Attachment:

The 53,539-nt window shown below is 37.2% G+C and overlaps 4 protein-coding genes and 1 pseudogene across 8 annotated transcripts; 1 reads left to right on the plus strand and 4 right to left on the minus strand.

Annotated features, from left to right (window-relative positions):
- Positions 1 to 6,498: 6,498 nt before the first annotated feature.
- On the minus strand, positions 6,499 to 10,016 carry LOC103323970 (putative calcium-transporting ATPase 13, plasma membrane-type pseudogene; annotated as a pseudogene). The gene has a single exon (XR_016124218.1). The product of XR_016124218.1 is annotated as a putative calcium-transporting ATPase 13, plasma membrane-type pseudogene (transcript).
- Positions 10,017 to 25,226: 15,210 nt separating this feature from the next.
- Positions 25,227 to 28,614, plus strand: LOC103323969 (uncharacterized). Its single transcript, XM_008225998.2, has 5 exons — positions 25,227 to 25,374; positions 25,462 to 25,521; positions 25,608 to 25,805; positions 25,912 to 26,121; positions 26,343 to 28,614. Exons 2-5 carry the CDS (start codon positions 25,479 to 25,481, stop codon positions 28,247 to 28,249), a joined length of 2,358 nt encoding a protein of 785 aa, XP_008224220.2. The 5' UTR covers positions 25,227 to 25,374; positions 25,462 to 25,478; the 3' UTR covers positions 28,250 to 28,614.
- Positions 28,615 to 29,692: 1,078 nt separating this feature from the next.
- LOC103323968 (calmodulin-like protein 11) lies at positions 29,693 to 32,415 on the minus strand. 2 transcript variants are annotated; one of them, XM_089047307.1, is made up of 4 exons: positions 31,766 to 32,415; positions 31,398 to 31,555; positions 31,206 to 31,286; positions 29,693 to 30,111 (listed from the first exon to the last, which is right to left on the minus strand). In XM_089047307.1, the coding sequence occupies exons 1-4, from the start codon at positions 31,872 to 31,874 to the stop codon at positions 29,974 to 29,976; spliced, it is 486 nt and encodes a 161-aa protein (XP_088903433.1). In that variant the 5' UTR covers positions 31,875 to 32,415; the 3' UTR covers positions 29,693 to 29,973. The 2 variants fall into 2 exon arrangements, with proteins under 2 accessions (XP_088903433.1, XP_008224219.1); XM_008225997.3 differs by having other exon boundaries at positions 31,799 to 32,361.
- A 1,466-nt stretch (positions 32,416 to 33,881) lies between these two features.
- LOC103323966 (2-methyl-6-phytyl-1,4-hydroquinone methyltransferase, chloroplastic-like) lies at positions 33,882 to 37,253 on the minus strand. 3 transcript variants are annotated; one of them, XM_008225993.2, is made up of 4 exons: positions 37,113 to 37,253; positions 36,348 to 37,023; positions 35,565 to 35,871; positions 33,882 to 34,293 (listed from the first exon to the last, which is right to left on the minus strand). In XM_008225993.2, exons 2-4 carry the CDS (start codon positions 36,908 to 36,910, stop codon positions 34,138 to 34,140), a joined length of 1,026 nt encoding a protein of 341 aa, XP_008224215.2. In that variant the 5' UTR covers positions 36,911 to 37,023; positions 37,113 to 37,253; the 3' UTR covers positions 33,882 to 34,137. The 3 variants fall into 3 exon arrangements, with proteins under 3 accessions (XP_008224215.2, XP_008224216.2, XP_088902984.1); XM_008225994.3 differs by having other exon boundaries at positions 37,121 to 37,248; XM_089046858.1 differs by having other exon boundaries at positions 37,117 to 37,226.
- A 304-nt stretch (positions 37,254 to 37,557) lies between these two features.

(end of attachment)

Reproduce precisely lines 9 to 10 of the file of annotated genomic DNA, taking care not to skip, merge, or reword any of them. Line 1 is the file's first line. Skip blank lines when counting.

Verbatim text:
- A 1,466-nt stretch (positions 32,416 to 33,881) lies between these two features.
- LOC103323966 (2-methyl-6-phytyl-1,4-hydroquinone methyltransferase, chloroplastic-like) lies at positions 33,882 to 37,253 on the minus strand. 3 transcript variants are annotated; one of them, XM_008225993.2, is made up of 4 exons: positions 37,113 to 37,253; positions 36,348 to 37,023; positions 35,565 to 35,871; positions 33,882 to 34,293 (listed from the first exon to the last, which is right to left on the minus strand). In XM_008225993.2, exons 2-4 carry the CDS (start codon positions 36,908 to 36,910, stop codon positions 34,138 to 34,140), a joined length of 1,026 nt encoding a protein of 341 aa, XP_008224215.2. In that variant the 5' UTR covers positions 36,911 to 37,023; positions 37,113 to 37,253; the 3' UTR covers positions 33,882 to 34,137. The 3 variants fall into 3 exon arrangements, with proteins under 3 accessions (XP_008224215.2, XP_008224216.2, XP_088902984.1); XM_008225994.3 differs by having other exon boundaries at positions 37,121 to 37,248; XM_089046858.1 differs by having other exon boundaries at positions 37,117 to 37,226.